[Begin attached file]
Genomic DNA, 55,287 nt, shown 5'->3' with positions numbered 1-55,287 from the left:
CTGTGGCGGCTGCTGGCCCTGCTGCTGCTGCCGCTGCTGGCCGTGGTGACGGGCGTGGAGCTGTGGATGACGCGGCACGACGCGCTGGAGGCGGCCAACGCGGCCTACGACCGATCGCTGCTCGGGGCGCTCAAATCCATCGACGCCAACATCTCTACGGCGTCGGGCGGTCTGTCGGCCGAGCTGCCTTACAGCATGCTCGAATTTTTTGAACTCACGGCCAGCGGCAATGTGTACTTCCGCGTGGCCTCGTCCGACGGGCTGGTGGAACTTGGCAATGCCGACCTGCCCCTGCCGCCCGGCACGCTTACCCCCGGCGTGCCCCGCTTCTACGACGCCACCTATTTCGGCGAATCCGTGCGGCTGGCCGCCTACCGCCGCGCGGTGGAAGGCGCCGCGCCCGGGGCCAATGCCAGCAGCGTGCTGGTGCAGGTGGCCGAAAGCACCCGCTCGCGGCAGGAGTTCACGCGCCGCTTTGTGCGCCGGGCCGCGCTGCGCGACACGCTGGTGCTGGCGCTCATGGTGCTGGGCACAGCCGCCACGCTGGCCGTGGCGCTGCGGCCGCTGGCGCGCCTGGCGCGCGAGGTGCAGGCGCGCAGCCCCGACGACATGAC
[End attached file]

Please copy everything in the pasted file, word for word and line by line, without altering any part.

Genomic DNA, 55,287 nt, shown 5'->3' with positions numbered 1-55,287 from the left:
CTGTGGCGGCTGCTGGCCCTGCTGCTGCTGCCGCTGCTGGCCGTGGTGACGGGCGTGGAGCTGTGGATGACGCGGCACGACGCGCTGGAGGCGGCCAACGCGGCCTACGACCGATCGCTGCTCGGGGCGCTCAAATCCATCGACGCCAACATCTCTACGGCGTCGGGCGGTCTGTCGGCCGAGCTGCCTTACAGCATGCTCGAATTTTTTGAACTCACGGCCAGCGGCAATGTGTACTTCCGCGTGGCCTCGTCCGACGGGCTGGTGGAACTTGGCAATGCCGACCTGCCCCTGCCGCCCGGCACGCTTACCCCCGGCGTGCCCCGCTTCTACGACGCCACCTATTTCGGCGAATCCGTGCGGCTGGCCGCCTACCGCCGCGCGGTGGAAGGCGCCGCGCCCGGGGCCAATGCCAGCAGCGTGCTGGTGCAGGTGGCCGAAAGCACCCGCTCGCGGCAGGAGTTCACGCGCCGCTTTGTGCGCCGGGCCGCGCTGCGCGACACGCTGGTGCTGGCGCTCATGGTGCTGGGCACAGCCGCCACGCTGGCCGTGGCGCTGCGGCCGCTGGCGCGCCTGGCGCGCGAGGTGCAGGCGCGCAGCCCCGACGACATGAC